Argonne supercomputer advances energy storage research

The lack of large-scale energy storage hampers many renewable energy sources, such as sunlight-dependent solar power and unpredictable wind power. Researchers at Lawrence Livermore National Laboratory (LLNL) are working to change that, leveraging a grant on Argonne National Laboratory’s Theta supercomputer to better understand the ion transport dynamics that lie at the heart of batteries and other energy storage systems.

Essentially, the problem is that simulations of energy storage materials are too perfect: or rather, the materials they simulate are too perfect. Imperfections found in real-world materials are essential for ion transport, but are generally not well captured by simulations of these materials.

“We want to understand these frontier regions, so we’ve injected a lot of high-performance computing power into them,” said Brandon Wood, deputy director of LLNL’s Future Energy Applications Laboratory. The HPC power in question: the Theta system from Argonne, via an endowment from the INCITE program of the Ministry of Energy. Theta is an HPE system that delivers 6.92 petaflops Linpack, and it ranked 70th on the most recent Top500 list.

Researchers use Theta to run ensemble simulations of a wide range of material imperfections. Wood said Theta allows one to look beyond individual problem formations and into a “range of combinations to see the big picture”. These atomistic simulations incorporated the minute dynamics of ion mobility, and the results of these ultra-precise simulations were then integrated into a larger model to understand the interactions between different types of interfaces.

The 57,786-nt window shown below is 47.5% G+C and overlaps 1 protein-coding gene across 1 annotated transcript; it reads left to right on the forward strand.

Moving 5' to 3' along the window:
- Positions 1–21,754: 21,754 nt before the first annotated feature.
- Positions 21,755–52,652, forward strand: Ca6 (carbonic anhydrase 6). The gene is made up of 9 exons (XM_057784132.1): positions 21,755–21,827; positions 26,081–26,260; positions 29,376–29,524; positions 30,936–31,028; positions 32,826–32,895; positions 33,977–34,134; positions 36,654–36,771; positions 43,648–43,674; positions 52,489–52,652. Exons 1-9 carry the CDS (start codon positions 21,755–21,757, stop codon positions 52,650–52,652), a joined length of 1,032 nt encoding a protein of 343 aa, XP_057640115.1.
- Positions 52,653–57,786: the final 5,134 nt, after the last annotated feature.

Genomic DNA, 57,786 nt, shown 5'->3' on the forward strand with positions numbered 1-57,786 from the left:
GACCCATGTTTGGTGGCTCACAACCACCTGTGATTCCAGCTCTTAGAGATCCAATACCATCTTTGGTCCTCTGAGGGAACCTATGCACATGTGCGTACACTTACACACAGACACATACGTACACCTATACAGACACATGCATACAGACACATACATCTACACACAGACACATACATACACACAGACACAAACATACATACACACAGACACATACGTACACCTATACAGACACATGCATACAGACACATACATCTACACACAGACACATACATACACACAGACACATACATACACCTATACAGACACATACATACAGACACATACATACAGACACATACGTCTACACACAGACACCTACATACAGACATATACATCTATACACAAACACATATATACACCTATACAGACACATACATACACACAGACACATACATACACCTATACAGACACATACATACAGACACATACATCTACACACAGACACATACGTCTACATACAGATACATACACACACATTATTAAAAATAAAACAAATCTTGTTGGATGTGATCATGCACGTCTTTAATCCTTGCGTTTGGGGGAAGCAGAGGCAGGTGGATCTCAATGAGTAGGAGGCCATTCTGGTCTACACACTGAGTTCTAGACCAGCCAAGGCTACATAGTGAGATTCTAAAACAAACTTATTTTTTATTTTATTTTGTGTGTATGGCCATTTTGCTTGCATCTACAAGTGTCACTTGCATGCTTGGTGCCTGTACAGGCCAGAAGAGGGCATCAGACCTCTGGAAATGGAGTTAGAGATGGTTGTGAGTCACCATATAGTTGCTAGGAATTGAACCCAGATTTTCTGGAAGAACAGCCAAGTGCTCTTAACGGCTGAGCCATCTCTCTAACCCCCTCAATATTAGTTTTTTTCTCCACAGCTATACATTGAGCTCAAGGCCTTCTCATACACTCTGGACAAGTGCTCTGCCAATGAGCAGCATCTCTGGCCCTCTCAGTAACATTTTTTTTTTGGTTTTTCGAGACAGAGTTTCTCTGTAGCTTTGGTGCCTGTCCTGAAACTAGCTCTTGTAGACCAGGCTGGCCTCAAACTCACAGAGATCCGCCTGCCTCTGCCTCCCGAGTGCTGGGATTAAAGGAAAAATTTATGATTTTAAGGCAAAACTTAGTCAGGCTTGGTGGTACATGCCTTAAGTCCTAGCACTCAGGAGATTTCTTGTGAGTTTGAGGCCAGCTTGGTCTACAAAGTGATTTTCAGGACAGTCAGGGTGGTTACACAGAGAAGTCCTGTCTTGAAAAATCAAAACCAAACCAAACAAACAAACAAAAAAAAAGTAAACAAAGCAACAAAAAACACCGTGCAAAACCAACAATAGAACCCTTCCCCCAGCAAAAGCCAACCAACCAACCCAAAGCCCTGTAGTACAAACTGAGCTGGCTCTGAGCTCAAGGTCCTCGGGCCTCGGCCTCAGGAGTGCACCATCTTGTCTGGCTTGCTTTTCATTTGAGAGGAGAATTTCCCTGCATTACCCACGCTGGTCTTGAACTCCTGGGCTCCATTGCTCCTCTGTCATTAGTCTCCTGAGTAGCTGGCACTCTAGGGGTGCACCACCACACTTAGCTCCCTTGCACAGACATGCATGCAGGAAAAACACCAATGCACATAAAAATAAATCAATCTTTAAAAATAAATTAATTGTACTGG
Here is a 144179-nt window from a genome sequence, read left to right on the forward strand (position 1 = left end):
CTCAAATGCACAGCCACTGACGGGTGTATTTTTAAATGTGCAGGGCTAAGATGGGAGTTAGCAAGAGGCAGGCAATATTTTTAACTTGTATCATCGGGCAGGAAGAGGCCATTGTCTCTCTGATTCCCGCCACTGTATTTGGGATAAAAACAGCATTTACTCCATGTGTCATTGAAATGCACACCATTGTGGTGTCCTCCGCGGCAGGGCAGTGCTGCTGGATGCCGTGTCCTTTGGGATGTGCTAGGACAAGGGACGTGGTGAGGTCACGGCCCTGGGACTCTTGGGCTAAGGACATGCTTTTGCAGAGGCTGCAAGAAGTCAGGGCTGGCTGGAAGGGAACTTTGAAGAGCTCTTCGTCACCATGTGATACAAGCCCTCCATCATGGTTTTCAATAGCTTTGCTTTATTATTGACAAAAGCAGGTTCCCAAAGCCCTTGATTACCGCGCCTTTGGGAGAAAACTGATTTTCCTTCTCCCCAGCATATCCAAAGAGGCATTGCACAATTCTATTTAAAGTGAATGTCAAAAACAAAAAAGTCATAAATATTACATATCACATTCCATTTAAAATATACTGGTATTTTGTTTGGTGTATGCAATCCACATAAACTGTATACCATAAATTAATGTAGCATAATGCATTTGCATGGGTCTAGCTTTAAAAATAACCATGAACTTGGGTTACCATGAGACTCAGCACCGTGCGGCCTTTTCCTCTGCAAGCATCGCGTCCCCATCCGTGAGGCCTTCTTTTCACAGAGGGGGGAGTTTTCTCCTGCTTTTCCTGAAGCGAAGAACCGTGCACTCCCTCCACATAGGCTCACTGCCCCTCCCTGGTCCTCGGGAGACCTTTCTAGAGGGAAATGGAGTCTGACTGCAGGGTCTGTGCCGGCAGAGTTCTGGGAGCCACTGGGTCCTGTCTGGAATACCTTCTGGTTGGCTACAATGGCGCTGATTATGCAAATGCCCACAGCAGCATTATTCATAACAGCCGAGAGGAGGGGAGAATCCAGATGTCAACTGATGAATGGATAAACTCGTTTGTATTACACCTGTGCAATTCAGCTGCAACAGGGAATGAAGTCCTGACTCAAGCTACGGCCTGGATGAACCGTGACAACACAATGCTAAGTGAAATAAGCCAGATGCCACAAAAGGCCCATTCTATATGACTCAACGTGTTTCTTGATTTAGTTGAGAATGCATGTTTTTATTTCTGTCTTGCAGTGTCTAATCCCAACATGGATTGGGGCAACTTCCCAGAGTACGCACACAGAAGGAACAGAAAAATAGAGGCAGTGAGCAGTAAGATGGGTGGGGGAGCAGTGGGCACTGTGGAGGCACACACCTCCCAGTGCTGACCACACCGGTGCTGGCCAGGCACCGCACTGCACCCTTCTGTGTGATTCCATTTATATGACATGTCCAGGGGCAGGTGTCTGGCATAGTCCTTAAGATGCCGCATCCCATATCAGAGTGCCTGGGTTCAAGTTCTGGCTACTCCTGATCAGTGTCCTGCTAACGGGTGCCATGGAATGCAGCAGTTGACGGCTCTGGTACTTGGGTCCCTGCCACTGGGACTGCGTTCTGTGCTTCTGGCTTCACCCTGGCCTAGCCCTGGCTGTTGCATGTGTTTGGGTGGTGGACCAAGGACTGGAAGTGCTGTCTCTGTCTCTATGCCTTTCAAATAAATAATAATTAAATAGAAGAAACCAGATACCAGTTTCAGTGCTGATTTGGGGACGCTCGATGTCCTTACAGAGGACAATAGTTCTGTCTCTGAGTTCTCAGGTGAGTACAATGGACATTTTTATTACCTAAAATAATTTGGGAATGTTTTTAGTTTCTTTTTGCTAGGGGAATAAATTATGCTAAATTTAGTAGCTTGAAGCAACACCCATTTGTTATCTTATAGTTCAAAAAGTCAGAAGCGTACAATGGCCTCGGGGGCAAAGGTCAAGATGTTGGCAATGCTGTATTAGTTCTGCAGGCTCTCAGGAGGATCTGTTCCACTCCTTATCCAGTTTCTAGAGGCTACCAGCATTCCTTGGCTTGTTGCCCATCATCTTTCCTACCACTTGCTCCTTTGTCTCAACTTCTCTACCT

This multi-scale approach, the researchers explained, was crucial to obtaining meaningful results. Using HPC to study the control variables, the researchers found that there were strong interdependencies between changes in atomic structure and the arrangement of interfaces, and that both variables, along with the operating temperature of the material, had effects on ion transport.

“We need to understand how all of these different factors interact, and there’s an added layer of complexity because the relationship itself depends on operating conditions such as temperature or pressure,” Wood said. “This relationship between operating conditions, atomic-scale material properties, and meso-scale material properties is central to what we are trying to achieve.”

The research team is interested in applying their knowledge to improving solid-state batteries and hydrogen storage technologies.

“It gives guidance not just on what I would ideally want, but how to do it,” Wood said. “If you change your chemistry in a certain way and change the processing temperature in another way, it will result in improved performance or a better trade-off between the various relevant factors in these materials.”

To learn more about this research, read the report in ASCR Discovery here.

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